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  1. #1
    Join Date
    Sep 2006
    Posts
    303

    Default Strength of pipe versus formed C channel

    I got my patent, 7,707,794. Now I'm trying to write up a press release and have a glitch. I know that channel is strong two ways while pipe is strong all ways. Somewhere there's a formula or chart that shows equal weight channel is so many times stronger than pipe channel's strong way.

    Come on engineers, give this never-got-high-school-diploma dude a hand.

    What I'm wanting to compare is 1 1/4 schedule forty pipe and 2 X 4 inch 14 gauge C channel or purlin.

  2. #2
    Join Date
    Apr 2007
    Location
    Eastern Ontario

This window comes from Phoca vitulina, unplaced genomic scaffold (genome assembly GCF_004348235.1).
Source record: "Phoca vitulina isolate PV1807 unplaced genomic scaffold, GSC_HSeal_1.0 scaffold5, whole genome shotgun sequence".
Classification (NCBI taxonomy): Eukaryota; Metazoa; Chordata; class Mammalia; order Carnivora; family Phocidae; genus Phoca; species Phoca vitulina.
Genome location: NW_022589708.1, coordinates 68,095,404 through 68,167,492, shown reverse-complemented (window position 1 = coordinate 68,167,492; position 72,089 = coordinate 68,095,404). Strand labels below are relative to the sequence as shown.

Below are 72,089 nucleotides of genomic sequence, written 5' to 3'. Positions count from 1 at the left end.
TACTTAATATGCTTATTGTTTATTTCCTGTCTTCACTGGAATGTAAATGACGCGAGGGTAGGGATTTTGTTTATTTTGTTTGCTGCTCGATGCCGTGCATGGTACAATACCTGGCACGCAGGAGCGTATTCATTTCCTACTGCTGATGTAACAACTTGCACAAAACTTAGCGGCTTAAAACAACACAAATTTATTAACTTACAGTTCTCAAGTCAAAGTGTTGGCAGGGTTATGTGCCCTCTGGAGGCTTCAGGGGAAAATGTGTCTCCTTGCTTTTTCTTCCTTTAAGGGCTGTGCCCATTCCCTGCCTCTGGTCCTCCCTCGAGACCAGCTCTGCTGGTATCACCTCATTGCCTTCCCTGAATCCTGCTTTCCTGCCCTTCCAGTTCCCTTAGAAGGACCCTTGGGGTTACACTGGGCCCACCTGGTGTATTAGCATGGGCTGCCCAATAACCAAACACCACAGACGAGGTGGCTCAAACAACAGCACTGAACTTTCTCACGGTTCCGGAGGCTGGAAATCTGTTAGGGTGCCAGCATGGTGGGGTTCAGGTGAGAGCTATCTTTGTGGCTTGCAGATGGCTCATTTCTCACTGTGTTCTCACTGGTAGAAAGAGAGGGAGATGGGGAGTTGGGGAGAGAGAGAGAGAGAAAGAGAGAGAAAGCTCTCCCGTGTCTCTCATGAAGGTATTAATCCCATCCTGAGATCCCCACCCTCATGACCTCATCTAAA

Posts
    100

    Default

    Harv

    Check this out first
    http://en.wikipedia.org/wiki/Beam_(structure)

    The portion of interest is the Structural Characteristics piece.

    Modulus of Elasticity is a property of the material, and doesn't change with shape.
    The Area Moment of Inertia (Second Moment of area) is what defines the properties of the shape. For standard steel shapes, it's usually listed in the steel handbook as I with units of in^4.

    For some explanations of how it's calculated look at
    http://en.wikipedia.org/wiki/Second_moment_of_area .
    Ignore all the math in the middle and scroll down to the portion for various cross sections.

    Looking in my tables - 1.660" OD, 0.14" wall Round tube (1 1/4 shed 40) has an I value of 0.184 in^4

    Calculating for 14 gauge (0.078") 2x4 C channel I get
    Ix = 1.59 in^4 where X is the hard way.
    Iy=.416 In^4